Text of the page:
Barzdajn W, Kowalkowski W, Chmura DJ, 2016. Variation in growth and survival among European provenances of Pinus sylvestris in a 30-year-old experiment. Dendrobiology 75: 67–77. https://doi.org/10.12657/denbio.075.007.

Cvjetković B, Mataruga M, Dukić V, Daničić V, Lučić A, 2014. The variability of Scots pine (Pinus sylvestris L.) in the provenance test in Bosnia and Herzegovina. In: Proceedings of the Biennial International Symposium Forest and Sustainable Development, Brasov, Romania, 24-25 October 2014. Transilvania University Press, Brasov, Romania, pp 79-88.

Giertych M, Matyas C, 1991. Genetics of Scots pine. Developments of Plant Genetics and Breeding. Vol 3. Elsevier, Amsterdam, Netherlands, 280 p.

Eiche V, Andersson E, 1974. Survival and Growth in Scots Pine (Pinus silvestris L.) Provenance Experiments in Northern Sweden. Theoret Appl Genetics 44: 49–57. https://doi.org/10.1007/BF00277952.

Gülcü S, Bilir N, 2017. Growth and Survival Variation among Scots Pine (Pinus sylvestris L.) Provenances. Int J Genomics. https://doi.org/10.1155/2017/1904623.  

Matheson AC, Raymond CA, 1984. Provenance x environment interaction: its detection, practical importance and use with particular reference to tropical forestry. In: Barnes RD, Gibson GL (eds) Commonwealth Forestry Institute, Oxford, and Forest Research Center, Harare, pp 81-117.

Matheson AC, Raymond CA, 1986. A review of provenance x environment interaction: its practical use with particular reference to the tropics. Commonw Forest Rev 65(4): 283-302.

Memišević Hodžić  M,  Bejtić  S, Ballian D, 2020. Interaction Between the Effects  of  Provenance  Genetic  Structure and  Habitat  Conditions  on  Growth  of Scots  Pine  in  International  Provenance Tests in  Bosnia  and  Herzegovina. South-east  Eur  for 11(1): 11-16. https://doi.org/10.15177/seefor.20-03.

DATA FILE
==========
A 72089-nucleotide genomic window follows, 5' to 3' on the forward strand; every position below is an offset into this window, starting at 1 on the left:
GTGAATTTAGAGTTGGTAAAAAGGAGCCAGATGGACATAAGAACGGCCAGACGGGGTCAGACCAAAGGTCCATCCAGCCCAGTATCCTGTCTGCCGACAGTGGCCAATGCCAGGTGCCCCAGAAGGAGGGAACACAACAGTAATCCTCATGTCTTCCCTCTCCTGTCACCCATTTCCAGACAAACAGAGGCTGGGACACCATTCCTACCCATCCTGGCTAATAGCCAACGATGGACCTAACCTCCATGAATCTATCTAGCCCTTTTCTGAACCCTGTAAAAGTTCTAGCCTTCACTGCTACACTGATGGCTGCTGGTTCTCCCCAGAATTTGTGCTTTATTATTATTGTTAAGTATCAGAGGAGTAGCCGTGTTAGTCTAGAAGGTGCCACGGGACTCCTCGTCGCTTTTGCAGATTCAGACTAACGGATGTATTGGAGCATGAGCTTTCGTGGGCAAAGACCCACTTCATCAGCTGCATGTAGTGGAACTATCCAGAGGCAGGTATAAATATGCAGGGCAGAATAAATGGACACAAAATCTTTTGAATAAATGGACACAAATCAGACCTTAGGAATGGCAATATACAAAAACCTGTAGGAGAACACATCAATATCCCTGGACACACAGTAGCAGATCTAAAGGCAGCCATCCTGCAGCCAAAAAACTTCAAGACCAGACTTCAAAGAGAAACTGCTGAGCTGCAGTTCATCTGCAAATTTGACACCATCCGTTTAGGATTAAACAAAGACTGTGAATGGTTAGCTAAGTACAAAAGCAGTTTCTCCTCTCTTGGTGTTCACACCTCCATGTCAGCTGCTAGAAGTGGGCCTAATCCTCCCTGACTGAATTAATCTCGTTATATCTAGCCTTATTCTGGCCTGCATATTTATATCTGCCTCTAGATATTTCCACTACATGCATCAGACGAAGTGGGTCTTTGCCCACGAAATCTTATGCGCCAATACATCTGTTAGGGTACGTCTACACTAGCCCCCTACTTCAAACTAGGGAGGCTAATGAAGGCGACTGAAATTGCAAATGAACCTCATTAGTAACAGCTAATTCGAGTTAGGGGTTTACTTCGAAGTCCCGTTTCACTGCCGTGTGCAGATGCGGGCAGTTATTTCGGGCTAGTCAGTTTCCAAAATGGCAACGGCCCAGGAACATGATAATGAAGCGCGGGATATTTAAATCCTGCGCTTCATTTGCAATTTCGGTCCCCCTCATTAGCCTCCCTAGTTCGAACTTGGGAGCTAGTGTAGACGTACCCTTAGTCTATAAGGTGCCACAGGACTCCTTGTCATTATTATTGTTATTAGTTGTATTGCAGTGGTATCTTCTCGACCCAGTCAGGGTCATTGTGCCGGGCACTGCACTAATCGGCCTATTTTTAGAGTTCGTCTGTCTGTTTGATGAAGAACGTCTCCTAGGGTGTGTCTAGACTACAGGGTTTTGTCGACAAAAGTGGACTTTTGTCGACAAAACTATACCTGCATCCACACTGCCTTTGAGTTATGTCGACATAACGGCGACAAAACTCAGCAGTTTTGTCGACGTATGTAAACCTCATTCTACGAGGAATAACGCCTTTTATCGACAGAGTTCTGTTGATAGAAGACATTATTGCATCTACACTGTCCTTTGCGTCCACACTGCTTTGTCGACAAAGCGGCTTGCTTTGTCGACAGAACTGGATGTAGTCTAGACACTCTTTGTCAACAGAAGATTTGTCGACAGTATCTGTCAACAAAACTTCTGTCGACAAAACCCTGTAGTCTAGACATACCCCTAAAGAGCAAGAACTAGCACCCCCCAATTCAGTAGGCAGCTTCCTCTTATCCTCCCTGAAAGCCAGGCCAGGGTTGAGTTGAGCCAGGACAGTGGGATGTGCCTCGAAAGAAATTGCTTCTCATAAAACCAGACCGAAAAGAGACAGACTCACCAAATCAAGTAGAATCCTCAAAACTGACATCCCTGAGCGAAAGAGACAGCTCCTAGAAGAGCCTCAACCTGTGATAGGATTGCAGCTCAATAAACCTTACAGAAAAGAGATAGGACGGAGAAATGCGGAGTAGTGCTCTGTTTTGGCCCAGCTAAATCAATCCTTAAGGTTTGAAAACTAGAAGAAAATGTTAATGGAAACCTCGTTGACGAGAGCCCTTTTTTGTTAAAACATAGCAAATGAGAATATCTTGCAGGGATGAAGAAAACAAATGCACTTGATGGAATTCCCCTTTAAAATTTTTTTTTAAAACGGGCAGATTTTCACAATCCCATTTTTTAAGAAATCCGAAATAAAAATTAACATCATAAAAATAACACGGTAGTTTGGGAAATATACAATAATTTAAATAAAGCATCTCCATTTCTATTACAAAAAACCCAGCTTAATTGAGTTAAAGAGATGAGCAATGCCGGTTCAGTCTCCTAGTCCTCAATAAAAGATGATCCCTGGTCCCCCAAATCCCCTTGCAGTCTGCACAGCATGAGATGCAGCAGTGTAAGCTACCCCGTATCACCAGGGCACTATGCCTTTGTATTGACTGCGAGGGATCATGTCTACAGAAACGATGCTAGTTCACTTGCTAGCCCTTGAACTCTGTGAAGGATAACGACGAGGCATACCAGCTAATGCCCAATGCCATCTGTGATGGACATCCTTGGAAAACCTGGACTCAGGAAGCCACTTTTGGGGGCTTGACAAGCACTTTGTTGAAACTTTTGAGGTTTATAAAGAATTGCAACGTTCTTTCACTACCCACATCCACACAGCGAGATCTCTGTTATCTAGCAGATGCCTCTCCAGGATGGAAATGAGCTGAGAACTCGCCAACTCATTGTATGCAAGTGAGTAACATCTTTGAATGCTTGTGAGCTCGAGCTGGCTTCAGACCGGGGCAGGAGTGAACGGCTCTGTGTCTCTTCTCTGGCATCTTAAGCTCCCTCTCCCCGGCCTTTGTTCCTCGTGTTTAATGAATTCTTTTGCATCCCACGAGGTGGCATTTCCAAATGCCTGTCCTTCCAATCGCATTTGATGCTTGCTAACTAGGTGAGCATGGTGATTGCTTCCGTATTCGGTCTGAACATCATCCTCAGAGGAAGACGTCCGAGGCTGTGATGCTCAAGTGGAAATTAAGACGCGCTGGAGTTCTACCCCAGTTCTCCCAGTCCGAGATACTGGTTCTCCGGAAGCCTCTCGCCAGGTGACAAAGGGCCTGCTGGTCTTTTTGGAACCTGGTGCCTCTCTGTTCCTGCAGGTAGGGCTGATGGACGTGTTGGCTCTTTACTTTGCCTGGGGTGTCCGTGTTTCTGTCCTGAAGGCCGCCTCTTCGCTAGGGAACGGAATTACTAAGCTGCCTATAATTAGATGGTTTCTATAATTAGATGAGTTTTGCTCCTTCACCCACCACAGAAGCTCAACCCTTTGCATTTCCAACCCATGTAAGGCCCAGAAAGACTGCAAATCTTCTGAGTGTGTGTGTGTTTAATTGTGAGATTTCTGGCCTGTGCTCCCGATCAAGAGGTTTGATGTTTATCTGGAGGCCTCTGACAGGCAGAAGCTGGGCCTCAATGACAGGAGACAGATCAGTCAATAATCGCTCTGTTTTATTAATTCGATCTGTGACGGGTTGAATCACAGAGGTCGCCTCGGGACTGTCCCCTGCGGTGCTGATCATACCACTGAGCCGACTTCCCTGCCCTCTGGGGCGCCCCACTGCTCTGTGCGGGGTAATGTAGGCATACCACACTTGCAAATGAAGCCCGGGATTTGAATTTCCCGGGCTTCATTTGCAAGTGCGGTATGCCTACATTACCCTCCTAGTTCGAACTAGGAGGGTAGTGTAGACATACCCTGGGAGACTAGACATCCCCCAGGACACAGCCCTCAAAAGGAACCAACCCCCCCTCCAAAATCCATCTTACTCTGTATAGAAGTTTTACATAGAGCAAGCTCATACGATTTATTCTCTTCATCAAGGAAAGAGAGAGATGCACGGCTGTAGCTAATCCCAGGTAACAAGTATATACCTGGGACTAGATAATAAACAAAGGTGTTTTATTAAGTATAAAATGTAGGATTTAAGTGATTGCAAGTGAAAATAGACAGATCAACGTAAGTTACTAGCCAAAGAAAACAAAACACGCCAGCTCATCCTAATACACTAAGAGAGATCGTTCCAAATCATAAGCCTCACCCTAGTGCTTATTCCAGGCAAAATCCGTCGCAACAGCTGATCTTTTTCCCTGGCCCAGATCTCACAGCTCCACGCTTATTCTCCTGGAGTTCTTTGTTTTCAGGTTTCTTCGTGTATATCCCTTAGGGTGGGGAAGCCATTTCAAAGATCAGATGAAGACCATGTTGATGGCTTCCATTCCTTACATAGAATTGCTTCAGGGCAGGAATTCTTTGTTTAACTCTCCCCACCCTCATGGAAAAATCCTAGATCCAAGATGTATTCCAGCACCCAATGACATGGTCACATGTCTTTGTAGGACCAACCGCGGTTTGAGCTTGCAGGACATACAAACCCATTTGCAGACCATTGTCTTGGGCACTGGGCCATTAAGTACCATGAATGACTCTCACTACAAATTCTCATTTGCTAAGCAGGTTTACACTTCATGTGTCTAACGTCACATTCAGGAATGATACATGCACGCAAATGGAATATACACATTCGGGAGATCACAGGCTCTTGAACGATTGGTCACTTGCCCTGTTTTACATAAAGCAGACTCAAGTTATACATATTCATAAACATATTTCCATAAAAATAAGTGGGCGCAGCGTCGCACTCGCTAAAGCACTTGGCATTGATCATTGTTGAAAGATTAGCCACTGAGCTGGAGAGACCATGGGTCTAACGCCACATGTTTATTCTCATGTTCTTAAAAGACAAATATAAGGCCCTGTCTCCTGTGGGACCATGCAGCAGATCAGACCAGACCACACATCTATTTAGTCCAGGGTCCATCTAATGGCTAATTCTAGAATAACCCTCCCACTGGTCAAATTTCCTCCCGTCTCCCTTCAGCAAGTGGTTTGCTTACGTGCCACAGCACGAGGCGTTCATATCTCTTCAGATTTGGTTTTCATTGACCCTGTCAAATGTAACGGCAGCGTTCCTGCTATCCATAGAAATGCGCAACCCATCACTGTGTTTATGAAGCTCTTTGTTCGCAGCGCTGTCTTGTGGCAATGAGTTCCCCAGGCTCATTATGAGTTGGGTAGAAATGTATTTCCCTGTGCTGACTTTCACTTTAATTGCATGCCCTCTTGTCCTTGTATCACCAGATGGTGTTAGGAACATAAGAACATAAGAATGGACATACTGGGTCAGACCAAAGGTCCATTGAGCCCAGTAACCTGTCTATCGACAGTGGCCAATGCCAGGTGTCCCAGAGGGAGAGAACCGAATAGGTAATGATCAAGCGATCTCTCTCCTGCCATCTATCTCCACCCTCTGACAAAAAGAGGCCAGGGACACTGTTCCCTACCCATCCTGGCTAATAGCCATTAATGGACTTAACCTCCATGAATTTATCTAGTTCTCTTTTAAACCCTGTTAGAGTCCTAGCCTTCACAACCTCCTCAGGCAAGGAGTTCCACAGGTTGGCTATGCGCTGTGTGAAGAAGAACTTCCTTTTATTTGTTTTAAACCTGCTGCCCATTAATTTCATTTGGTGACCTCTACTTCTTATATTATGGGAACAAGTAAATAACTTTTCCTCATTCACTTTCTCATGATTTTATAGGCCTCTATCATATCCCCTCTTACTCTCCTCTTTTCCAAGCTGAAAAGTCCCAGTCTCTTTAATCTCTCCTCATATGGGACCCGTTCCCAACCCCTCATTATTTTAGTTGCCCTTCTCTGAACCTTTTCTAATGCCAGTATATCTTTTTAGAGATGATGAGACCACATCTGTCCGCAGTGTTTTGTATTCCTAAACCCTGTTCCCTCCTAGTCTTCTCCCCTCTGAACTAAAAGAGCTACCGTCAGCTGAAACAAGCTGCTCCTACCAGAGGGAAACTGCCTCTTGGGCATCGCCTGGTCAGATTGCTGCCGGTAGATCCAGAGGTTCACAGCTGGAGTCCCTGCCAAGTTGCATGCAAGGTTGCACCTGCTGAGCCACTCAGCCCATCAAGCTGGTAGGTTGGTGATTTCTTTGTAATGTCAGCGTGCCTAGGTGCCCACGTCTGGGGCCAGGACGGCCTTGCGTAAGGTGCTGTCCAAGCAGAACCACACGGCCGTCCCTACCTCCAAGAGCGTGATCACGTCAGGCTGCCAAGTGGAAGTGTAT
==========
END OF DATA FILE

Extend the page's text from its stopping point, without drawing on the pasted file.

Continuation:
Mikić T, 1991. Primjena metoda oplemenjivanja u podizanju intezivnih kultura šumskog drveća u cilju povećanja proizvodnje drvne mase sa kratkim produkcionim periodom. Izvještaj za period 1989–1990 u okviru D.C.VII.Sarajevo.

Omanović M, 2008. Biohemijska karakterizacija prirodnih populacija običnog bora (Pinus sylvestris L.) u dijelu rasprostranjenja u Bosni i Hercegovini. MSc Thesis, University of Sarajevo, Faculty of Forestry Sarajevo, Bosnia and Herzegovina.

Savva JV, Vaganov EA, 2006. Genetic and Environmental Effects Assessment in Scots Pine Provenances Planted in Central Siberia. Mitig Adapt Strat Glob Change 11: 269–290. https://doi.org/10.1007/s11027-006-1026-2.

Stefanović V, Milanović S, Međedović S, Pintarić K, Rončević S, Sisojević D, 1980. Ekotipovi bijelog bora (Pinus sylvestris L.) u Bosni. Spec.ed. no 13. Faculty of Forestry and Forestry Institute, Sarajevo, Bosnia and Herzegovina, pp 9–25.

Taeger S, Zang C, Liesebach M, Schneck V, Menzel A, 2013. Impact of climate and drought events on the growth of Scots pine (Pinus sylvestris L.) provenances. Forest Ecol Manag 307: 30-42. https://doi.org/10.1016/j.foreco.2013.06.053.

Villani F, Eriksson G, 2006. Conservation and management of European chestnut (Castanea sativa L.) genetic resources: outputs of the CASCADE project. EUFORGEN Noble Hardwoods Network, Report of the sixth (9-11 June 2002, Alter do Chao, Portugal) and seventh meetings (22-24 April 2004, Arezzo - Italy), International Plant Genetic Resources Institute, Rome, Italy.

Zhelev P, Lust N, 1999. Provenance study of Scots pine (Pinus Sylvestris L.) in Belgium. I. Evaluation of phenoptypical traits. Silva Gandavensis 64: 24-36.


© 2020 by the Croatian Forest Research Institute. This is an Open Access paper distributed under the terms of the Creative Commons Attribution License (http://creativecommons.org/licenses/by/4.0).